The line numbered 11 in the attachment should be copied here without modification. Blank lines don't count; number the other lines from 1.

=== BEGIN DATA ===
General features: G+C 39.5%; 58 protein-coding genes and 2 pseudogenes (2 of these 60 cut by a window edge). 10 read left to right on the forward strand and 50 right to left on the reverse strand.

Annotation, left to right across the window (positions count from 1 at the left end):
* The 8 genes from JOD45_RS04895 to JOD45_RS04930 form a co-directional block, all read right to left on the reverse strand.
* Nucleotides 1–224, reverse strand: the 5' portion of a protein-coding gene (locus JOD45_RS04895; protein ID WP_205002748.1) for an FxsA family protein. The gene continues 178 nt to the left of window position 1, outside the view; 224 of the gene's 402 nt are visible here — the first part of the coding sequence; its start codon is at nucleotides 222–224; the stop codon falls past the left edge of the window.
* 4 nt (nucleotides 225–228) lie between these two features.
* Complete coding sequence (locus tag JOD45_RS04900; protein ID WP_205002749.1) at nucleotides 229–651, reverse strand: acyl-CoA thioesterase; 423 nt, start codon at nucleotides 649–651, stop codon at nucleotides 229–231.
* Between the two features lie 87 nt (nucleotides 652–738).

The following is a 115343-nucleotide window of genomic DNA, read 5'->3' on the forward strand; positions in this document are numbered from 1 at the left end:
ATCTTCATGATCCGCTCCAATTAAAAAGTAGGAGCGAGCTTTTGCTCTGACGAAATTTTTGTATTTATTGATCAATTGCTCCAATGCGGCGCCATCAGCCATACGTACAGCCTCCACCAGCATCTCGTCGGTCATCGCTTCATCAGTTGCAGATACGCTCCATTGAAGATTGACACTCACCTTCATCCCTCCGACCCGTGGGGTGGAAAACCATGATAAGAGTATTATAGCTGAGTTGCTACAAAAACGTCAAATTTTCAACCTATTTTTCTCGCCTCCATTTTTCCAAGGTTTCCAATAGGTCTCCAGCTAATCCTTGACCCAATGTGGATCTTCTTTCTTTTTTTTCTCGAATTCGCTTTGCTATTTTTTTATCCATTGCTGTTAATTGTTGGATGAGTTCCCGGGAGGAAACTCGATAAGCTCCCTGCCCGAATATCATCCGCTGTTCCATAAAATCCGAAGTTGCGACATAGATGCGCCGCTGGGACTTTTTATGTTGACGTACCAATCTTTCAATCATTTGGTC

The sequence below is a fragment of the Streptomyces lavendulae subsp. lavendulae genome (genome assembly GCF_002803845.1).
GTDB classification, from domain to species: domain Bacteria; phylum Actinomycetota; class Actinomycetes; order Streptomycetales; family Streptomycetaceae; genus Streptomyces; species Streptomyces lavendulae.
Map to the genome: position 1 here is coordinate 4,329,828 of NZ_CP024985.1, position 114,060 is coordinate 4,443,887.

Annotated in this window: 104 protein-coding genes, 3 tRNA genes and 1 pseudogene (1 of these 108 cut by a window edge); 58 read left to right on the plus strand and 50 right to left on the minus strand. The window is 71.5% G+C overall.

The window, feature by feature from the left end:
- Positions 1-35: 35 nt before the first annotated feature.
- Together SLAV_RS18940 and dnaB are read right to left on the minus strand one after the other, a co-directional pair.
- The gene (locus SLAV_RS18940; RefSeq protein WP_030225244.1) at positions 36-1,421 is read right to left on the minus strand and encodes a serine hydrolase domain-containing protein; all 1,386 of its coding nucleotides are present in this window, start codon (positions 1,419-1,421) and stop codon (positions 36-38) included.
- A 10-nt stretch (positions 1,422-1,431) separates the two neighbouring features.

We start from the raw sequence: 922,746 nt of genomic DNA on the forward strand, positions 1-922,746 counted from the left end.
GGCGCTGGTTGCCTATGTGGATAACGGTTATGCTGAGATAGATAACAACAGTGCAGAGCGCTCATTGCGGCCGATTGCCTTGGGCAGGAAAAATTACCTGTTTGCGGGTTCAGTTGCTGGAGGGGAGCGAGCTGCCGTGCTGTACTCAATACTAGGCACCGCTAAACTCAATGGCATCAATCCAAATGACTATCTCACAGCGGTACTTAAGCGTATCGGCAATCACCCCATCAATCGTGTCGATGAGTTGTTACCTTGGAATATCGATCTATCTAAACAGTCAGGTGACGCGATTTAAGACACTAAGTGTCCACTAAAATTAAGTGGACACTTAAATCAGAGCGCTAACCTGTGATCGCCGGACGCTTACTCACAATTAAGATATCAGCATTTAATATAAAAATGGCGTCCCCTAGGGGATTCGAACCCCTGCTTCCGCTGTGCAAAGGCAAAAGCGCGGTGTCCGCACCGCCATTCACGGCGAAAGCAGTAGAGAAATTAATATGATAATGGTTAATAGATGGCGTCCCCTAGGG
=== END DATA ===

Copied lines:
GTDB classification, from domain to species: domain Bacteria; phylum Actinomycetota; class Actinomycetes; order Streptomycetales; family Streptomycetaceae; genus Streptomyces; species Streptomyces lavendulae.